Colonizing the Body: State Medicine and Epidemic Disease in by David Arnold

By David Arnold

In this cutting edge research of medication and sickness in colonial India, David Arnold explores the important position of the kingdom in scientific and public health and wellbeing actions, arguing that Western drugs grew to become a serious battleground among the colonized and the colonizers.

Focusing on 3 significant epidemic diseases—smallpox, cholera, and plague—Arnold analyzes the effect of scientific interventionism. He demonstrates that Western drugs as practiced in India was once now not easily transferred from West to East, yet used to be additionally formed based on neighborhood wishes and Indian conditions.

By emphasizing this colonial size of medication, Arnold highlights the centrality of the physique to political authority in British India and exhibits how drugs either encouraged and articulated the intrinsic contradictions of colonial rule.

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Extra info for Colonizing the Body: State Medicine and Epidemic Disease in Nineteenth-Century India

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Page_60 Page 61 2 Colonial Enclaves: The Army and the Jails Chapter 1 looked at the ways in which Western medicine began to see itself in relation to India's physical and cultural environment and to indigenous society and medical practices. It is now appropriate to turn to two specific colonial arenas, the army and the jails, which exemplified many of these wider ideas but where Western medicine came to occupy a position of particular authority. At a time when the state acknowledged few obligations for the health of the population as a whole, it accepted a special responsibility for the health of the soldiers and prisoners under its control.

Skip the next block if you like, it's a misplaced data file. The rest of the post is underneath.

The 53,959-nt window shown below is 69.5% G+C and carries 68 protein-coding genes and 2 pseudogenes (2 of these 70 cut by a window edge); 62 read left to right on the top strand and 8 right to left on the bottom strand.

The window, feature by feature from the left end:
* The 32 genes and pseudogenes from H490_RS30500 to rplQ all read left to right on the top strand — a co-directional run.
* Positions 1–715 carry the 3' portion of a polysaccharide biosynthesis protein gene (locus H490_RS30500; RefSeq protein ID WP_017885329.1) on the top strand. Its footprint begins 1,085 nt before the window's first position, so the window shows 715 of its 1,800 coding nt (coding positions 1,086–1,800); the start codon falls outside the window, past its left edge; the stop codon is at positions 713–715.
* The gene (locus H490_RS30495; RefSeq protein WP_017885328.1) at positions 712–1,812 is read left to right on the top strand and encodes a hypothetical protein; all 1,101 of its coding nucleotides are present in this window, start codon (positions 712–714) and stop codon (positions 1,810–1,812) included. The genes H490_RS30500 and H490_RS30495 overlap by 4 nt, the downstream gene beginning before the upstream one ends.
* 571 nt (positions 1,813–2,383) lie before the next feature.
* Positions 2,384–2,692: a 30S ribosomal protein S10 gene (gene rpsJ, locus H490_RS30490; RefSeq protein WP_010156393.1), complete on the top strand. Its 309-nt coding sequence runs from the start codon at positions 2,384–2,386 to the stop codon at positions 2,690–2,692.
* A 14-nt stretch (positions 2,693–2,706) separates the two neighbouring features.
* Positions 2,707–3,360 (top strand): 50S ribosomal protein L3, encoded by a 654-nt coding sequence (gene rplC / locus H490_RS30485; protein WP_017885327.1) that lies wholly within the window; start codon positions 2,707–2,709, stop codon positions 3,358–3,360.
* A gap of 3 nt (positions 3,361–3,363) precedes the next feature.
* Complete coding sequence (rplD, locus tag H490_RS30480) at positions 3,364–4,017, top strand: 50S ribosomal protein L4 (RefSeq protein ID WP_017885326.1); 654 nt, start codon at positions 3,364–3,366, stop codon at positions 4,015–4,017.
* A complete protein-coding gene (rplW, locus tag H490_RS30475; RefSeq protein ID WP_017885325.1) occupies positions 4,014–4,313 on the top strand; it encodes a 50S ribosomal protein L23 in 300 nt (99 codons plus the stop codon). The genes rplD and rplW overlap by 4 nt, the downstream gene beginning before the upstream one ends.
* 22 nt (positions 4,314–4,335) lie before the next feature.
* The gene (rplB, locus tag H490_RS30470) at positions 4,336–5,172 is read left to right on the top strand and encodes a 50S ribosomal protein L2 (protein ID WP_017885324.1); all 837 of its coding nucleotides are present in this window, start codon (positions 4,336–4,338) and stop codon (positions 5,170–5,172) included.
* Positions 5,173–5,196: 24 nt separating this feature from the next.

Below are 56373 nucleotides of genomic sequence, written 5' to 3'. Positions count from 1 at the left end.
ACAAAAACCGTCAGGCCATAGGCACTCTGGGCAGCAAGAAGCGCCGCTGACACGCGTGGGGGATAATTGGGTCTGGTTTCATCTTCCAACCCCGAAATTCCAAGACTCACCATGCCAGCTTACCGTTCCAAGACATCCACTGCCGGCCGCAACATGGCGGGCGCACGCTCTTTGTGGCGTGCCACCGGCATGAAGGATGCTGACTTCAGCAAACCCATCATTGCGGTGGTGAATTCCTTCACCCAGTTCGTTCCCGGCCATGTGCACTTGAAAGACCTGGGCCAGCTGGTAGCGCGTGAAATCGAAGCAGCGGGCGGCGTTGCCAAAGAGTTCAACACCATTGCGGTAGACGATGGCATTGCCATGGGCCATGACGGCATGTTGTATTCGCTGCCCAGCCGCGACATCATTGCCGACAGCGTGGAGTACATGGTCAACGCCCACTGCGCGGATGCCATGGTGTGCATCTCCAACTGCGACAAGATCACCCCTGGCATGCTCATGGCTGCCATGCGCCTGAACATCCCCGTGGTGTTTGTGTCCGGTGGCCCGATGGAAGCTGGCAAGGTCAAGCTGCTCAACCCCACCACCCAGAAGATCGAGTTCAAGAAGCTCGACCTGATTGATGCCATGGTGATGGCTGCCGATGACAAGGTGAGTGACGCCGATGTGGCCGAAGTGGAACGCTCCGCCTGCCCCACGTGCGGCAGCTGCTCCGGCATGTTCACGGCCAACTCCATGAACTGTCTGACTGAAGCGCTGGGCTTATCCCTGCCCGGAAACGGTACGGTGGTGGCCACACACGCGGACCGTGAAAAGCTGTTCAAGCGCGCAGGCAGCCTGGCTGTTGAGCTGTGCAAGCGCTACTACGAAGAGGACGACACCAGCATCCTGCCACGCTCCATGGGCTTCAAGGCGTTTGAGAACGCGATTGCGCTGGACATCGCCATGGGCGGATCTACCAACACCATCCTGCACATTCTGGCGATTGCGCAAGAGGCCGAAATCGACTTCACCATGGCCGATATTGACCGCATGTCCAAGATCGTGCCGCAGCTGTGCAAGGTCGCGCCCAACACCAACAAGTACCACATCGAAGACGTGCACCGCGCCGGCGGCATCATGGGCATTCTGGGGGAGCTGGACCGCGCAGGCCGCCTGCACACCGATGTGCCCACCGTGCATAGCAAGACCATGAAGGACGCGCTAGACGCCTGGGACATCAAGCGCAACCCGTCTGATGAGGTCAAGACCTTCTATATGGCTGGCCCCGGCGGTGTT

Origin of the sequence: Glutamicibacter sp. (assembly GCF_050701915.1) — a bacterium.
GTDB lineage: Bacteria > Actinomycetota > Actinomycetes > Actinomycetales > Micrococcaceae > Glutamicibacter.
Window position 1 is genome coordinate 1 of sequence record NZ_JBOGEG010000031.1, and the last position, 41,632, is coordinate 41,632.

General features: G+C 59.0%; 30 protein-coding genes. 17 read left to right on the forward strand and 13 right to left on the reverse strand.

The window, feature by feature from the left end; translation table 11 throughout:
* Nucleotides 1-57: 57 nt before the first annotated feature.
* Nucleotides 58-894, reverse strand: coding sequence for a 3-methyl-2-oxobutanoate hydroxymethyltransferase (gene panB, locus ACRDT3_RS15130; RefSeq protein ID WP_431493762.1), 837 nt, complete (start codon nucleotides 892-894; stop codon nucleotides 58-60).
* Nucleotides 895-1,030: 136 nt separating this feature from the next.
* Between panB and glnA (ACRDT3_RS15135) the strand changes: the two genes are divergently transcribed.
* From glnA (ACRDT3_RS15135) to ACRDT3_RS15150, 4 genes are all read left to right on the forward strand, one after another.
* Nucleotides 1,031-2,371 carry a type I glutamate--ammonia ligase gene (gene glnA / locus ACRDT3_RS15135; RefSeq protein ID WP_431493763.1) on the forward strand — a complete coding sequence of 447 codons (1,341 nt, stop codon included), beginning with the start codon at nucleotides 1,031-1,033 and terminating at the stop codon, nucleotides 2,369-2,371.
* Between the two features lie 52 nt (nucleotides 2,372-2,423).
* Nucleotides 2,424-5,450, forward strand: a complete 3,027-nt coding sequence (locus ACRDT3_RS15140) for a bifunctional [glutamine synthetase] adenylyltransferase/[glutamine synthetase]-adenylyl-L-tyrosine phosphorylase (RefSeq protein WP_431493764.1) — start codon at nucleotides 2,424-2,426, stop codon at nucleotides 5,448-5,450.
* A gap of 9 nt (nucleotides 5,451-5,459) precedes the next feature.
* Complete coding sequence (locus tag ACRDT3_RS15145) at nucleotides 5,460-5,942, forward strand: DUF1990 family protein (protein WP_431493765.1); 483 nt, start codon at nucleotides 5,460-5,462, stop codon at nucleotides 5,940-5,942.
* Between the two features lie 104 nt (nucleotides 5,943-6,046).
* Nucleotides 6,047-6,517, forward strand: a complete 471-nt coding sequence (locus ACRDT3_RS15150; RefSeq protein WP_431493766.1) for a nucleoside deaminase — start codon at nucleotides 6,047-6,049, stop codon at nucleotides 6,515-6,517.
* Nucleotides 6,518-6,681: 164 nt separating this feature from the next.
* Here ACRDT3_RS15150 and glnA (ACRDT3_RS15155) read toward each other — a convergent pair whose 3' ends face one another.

An increasing proportion of recruits were drawn from the "martial races," particularly from Punjab, the Gurkhas of Nepal, and other "loyal" communities. The Indian Army stood at around 120,000 to 150,000 until World War I prompted a great expansion to meet Britain's wider military needs. Despite the army's importance to the British conquest of South Asia and its role in the suppression of internal revolts, for most of the nineteenth century the army's main task was to serve as a garrison force, distributed among more than fifty military stations throughout British India, the princely states, and neighboring territories.

2 The military status of the IMS was further kept alive, if only symbolically, by officers' holding joint army and medical rank. Attempts to divide the IMS into two completely separate civilian and military branches were unsuccessful before World War I, showing how extensively medicine remained the prerogative of the state even in an era of incipient public health. But it was not just that the institutional connections between the military and state medicine were close and enduring. For most of the nineteenth century, the outlook and activities of the medical profession were closely tied to military needsan association strengthened by the slow development of an independent medical profession in colonial India and hence its comparative inability to act as a critic of state medicine and an alternative source of professional employment, skills, and ideology.

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